By Rebekaj McCloud
My friend of 30 years died recently. Her husband called one Sunday in February to say she was gone.
Not understanding the euphemism, I said, “Gone? Gone where? When is she coming back? She didn’t tell me she was going anywhere.”
In almost a whisper, he said, “She died this morning.”
Her death was so sudden and so unexpected. I lost my friend I talked to every day and traveled with to 40 states, two U.S. territories and two countries. We lived through kids (both of us), grandchildren (mine), two husbands (both hers), the loss of a parent (her mother), career changes, college degrees and retirement (both of us; although I went back to work).
Thirty years is a long time.
Her death rocked me to my core. Although I am not a weeper, I found myself weeping everywhere: at church, at work, the grocery store and on an airplane going to a conference. We were like sisters. I had not felt that sense of loss since my dad died in 1979. I now have a better understanding of how my mom, 90, must feel when she loses a friend.
In the days following my friend’s death, her family called me a number of times to ask if I knew where she kept her “papers.” I told them what I knew and they did their best to pull together her papers — her life insurance policies, will, deed to the house, bank-account information, etc.
Their search caused me to think about my own papers. Did I know where all of my papers were kept? My answer was: sort of.
I had some in a box, some in a drawer, and some in a file cabinet. I set to work sorting, organizing and assembling my papers in a coherent and accessible manner.
When I opened the box marked “will,” the first thing I saw was a publication titled “Five Wishes,” which is produced by Aging with Dignity, a national nonprofit organization that deals with end-of-life issues. My friend and I picked up the form a few years ago when we attended a seminar hosted by a funeral home. We both went for the free dinner at Seasons 57. However, we left with a great deal of useful information and “Five Wishes,” which lets your family and doctors know:
- Who you want to make health-care decisions for you when you can’t make them.
- The kind of medical treatment you want or don’t want.
- How comfortable you want to be.
- How you want people to treat you.
- What you want your loved ones to know.
It is the best resource I have ever received at one of these kinds of seminars. I was so impressed with it that I picked up extra copies for my family and friends.
I gingerly lifted “Five Wishes” out of the box and sat with it for a few minutes before I opened it to review the wishes I had written years ago.
I used the book as a guide to be sure that every document was accounted for and every wish noted. When I finished, I called my daughter and told her I had something to share with her.
When my daughter arrived, we went back to my bedroom to talk. She was immediately alarmed because we usually go to the kitchen or the family room to talk. Before I started, she said, “Are you going to tell me that you’re dying?”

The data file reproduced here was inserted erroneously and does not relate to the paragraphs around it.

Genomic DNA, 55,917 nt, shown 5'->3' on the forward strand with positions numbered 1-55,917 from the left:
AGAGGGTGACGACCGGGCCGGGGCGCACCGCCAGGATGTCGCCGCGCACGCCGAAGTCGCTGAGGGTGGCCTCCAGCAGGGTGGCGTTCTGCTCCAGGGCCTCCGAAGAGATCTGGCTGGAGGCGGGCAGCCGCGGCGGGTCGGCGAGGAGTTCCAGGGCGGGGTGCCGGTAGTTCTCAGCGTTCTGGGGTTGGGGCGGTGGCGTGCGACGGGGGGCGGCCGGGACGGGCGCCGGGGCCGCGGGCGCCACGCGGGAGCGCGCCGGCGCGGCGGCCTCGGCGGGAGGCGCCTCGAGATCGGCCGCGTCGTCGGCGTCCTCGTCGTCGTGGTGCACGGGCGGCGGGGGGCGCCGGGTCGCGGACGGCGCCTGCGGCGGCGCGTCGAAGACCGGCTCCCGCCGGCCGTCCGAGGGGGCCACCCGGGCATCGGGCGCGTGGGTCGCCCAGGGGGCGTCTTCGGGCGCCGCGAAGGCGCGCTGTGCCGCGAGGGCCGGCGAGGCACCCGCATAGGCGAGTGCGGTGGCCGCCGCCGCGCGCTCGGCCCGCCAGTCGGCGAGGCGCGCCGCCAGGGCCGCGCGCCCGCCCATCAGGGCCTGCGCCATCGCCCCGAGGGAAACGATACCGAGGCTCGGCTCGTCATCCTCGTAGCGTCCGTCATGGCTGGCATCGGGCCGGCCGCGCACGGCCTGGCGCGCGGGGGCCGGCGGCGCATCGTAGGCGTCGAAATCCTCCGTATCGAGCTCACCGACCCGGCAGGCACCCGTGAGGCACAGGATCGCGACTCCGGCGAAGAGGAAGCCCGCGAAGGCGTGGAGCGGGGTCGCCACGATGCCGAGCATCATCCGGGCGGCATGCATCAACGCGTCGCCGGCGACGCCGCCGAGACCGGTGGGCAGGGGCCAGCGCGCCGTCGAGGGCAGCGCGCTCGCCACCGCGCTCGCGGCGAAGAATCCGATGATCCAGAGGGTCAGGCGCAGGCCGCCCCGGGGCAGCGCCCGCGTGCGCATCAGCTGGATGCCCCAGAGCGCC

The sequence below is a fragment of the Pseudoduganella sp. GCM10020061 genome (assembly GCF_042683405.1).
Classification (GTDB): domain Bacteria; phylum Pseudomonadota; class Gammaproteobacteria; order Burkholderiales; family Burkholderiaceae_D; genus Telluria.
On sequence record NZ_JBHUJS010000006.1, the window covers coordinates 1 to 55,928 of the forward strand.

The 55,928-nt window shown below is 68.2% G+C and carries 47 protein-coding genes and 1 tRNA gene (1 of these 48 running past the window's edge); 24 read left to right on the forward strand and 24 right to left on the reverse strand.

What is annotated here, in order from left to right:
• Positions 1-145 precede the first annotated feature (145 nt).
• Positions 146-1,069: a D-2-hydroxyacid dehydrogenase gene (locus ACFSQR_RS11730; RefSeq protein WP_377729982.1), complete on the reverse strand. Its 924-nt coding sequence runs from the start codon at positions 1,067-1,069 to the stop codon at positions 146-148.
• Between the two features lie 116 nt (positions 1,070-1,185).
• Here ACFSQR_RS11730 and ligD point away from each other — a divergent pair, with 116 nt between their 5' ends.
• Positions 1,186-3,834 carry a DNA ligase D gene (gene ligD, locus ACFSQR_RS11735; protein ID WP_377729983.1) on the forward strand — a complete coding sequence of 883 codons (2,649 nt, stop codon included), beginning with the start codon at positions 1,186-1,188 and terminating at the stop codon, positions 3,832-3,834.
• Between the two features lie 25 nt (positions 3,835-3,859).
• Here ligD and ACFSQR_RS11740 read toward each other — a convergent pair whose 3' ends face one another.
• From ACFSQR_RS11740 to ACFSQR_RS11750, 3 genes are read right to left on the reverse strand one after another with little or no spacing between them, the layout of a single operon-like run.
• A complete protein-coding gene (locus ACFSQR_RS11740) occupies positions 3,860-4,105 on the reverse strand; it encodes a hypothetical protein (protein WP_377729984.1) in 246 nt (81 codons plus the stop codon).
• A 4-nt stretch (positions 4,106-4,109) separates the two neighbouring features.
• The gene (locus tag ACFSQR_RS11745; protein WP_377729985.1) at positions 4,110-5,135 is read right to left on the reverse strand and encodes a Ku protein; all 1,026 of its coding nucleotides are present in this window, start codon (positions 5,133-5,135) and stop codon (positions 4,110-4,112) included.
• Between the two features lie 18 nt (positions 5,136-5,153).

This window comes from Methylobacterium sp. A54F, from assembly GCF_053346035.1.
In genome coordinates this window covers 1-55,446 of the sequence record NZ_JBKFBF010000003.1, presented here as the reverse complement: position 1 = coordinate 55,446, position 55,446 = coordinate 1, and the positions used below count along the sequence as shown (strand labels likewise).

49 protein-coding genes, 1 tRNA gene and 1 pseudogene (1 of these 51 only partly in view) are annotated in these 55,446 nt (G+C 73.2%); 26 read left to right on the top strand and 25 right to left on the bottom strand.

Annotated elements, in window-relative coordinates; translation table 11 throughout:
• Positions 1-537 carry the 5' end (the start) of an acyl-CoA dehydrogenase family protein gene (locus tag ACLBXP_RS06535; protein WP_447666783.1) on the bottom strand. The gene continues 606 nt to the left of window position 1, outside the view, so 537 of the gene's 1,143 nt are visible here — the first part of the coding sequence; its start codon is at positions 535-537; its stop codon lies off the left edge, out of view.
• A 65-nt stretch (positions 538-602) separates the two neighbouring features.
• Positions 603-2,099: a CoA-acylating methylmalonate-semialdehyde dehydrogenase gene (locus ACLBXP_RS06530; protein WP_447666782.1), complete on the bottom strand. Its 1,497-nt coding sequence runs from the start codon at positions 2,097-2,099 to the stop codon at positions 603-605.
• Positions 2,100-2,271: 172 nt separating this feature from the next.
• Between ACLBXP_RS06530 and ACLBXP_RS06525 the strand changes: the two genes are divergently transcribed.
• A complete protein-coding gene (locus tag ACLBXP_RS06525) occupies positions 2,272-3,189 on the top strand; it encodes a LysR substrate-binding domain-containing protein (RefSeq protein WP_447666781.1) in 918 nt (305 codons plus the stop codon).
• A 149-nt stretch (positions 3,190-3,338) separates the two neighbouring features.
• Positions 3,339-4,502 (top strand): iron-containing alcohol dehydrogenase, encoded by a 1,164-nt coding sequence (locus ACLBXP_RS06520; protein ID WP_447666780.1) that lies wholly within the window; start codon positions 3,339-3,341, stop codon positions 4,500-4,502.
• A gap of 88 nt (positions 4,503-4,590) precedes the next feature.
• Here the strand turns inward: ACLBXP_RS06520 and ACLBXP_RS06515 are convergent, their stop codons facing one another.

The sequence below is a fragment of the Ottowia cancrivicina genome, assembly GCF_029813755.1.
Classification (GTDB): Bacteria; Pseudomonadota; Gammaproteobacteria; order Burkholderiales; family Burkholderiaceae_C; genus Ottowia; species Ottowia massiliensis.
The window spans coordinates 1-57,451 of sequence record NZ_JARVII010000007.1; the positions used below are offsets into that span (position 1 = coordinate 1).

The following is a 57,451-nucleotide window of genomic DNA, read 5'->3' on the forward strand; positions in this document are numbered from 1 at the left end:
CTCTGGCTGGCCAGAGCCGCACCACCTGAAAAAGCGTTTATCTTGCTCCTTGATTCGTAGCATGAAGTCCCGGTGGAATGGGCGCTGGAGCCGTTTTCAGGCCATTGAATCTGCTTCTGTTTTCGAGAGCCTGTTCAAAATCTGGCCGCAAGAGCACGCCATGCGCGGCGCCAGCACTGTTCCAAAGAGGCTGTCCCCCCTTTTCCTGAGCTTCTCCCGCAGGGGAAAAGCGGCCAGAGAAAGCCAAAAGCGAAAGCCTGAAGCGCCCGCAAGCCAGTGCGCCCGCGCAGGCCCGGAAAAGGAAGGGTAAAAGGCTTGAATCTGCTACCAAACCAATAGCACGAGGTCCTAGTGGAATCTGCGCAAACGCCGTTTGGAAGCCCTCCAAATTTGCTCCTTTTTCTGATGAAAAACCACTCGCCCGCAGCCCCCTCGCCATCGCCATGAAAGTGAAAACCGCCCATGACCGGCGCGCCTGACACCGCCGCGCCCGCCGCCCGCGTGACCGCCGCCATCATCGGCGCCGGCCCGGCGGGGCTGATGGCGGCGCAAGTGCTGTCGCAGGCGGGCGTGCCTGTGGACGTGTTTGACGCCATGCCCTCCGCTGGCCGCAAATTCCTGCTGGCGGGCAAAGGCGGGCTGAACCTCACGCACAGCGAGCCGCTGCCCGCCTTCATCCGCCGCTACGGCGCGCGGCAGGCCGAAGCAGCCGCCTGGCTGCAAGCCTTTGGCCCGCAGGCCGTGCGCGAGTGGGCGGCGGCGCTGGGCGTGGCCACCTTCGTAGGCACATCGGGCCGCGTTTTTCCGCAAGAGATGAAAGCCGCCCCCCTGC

”No,” I assured her, “not anytime soon if I have anything to say about it or do with it.”
“Ok, just checking,” she said. “This is starting off like it’s going to be a serious talk.”
“It is,” I said and proceed to share my “papers” with her. When I was finished, she said, “Wow, you obviously put a lot of thought into this. It’s very thorough. I know it will be useful when the time comes. But this is very uncomfortable for me.”
I admitted that it was uncomfortable for me as well. But I thought about my friend’s family. Not only were they overwhelmed by grief, but the situation was exacerbated by looking for and completing the mountains of paperwork that accompanied her death.
Always the Momma, I want to do what I can to make things easy for my family. And, as a baby boomer, I realize that time marches on and at some point, the bell will toll for me.
The Pew Research Center notes that more than half of the older parents surveyed indicated they had spoken with their children regarding end-of-life matters:
- 76 percent discussed their will and disposal of property.
- 63 percent discussed how to handle medical care if they could no longer make decisions.
- 55 percent discussed what to do if they could no longer live independently.
Additionally, about 70 percent of parents indicated they had initiated the conversation with their children. I’m glad I talked with my daughter. The talk was very liberating. We have moved into a different space with one another. She now talks with me about the serious things in her life. I love it; I now feel less like a meddler and more like an adviser.
I have shared my experience with all of my family and friends. Reception to organizing their papers and having “the talk” has been mixed.
Some were encouraged and said they would do the same. Some said they would think about it. Others did not want to discuss the topic.
Nevertheless, I advised them all to find their papers (a few needed to create some paperwork), organize their affairs, clean out their closets, take a good picture of themselves, and have courageous conversations with their loved ones.
Rebekah McCloud is director of the University of Central Florida’s PRIME STEM/Student Support Services Program. She can be reached at by email here.